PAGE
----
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'I have nothing to say to anyone, I'm just gutted... I'll never forget the pain'

A season-ending ‘freak’ injury comes as another cruel blow for Kilkenny star Katie Power.

THE PAIN AND disappointment etched across Katie Power’s face says it all.

It’s rotten luck, there’s no doubt about that. A freak injury has ruled her out of the 2020 All-Ireland senior camogie championship, not long after a separate lengthy layoff which included several surgeries on a badly broken and seriously dislocated finger.

ganzee-gaa-official-lifestyle-collection Katie Power launching the Ganzee GAA Official Lifestyle Collection. Source: David Fitzgerald/SPORTSFILE

Back to her brilliant best and flying it in inter-county training after returning to the club scene with her beloved Piltown, Power was very recently struck down once again. A broken kneecap was the devastating diagnosis this time.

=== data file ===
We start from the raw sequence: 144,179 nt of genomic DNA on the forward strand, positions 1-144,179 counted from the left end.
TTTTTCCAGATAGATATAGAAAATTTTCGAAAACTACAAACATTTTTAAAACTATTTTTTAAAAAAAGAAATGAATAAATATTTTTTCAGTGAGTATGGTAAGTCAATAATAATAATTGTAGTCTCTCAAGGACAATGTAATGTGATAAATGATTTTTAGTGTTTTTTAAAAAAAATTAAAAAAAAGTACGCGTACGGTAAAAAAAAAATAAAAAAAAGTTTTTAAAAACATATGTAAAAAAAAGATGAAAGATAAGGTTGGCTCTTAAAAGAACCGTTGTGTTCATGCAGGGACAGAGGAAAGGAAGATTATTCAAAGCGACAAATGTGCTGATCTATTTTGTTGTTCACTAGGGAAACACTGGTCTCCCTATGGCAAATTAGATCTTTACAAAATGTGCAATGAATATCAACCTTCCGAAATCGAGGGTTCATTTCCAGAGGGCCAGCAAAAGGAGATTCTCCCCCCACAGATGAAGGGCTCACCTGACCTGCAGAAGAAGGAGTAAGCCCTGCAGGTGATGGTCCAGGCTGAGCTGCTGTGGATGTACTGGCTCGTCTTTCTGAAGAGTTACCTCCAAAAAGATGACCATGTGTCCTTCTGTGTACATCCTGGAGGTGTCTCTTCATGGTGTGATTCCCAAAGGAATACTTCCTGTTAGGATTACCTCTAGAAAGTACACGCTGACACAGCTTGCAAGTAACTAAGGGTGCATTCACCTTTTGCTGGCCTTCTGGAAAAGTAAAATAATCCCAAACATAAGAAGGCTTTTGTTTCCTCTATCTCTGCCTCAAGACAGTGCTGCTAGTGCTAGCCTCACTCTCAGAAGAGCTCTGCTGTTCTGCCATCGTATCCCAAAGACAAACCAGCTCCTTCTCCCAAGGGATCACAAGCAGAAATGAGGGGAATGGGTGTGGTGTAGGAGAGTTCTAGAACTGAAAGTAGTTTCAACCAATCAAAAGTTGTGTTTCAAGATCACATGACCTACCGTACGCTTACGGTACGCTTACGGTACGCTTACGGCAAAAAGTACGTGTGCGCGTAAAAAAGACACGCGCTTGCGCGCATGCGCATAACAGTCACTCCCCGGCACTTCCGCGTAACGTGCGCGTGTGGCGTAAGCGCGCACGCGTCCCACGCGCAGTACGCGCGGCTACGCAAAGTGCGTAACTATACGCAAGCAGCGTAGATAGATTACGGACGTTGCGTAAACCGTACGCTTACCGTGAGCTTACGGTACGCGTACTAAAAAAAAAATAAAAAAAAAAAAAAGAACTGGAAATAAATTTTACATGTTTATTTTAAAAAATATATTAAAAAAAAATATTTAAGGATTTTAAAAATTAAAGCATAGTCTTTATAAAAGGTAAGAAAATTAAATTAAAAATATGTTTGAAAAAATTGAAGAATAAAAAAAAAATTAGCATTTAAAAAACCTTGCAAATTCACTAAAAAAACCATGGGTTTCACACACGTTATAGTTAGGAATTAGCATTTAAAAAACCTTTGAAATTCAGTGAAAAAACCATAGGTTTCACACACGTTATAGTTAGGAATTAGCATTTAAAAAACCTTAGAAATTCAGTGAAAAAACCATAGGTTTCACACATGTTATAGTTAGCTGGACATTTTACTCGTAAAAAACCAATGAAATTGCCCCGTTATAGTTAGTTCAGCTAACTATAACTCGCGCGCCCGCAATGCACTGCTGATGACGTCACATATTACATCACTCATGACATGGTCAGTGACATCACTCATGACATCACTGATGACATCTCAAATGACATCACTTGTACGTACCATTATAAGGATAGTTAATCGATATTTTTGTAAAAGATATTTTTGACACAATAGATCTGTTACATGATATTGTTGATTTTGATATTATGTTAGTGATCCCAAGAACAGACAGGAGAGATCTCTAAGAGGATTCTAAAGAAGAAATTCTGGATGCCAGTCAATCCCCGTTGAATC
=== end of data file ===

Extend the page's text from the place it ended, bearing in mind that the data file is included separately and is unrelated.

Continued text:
“It’s a huge blow,” as Cats manager Brian Dowling said this morning, revealing the injury news. “The effort she puts into it, it’s absolutely devastating for her.”

Putting on a brave face and talking to the media shortly after was surely the last thing the star forward wanted to do. But refusing to feel sorry for herself, she duly obliged.

“It’s fairly disappointing now, still fairly raw as well 10 days or so on,” Power said, launching a partnership between the GAA and The Marketing Hub.

“I was literally just back from the finger, I was back six or eight weeks. I got back before scheduled and got two games at the end of club season and I was back in obviously with the county.

“Six days then before championship, the Sunday before the Waterford game, we were just playing a training match and I broke my kneecap. That ended my season before it even started really with Kilkenny.

It was, and it still is, extremely disappointing. It will probably take me a while to get over this one I’d say. I’m just trying to keep the head up. I have nothing to say to anyone at the moment because obviously it’s just upsetting and very disappointing, but time will help, I suppose, and help me get over this one.”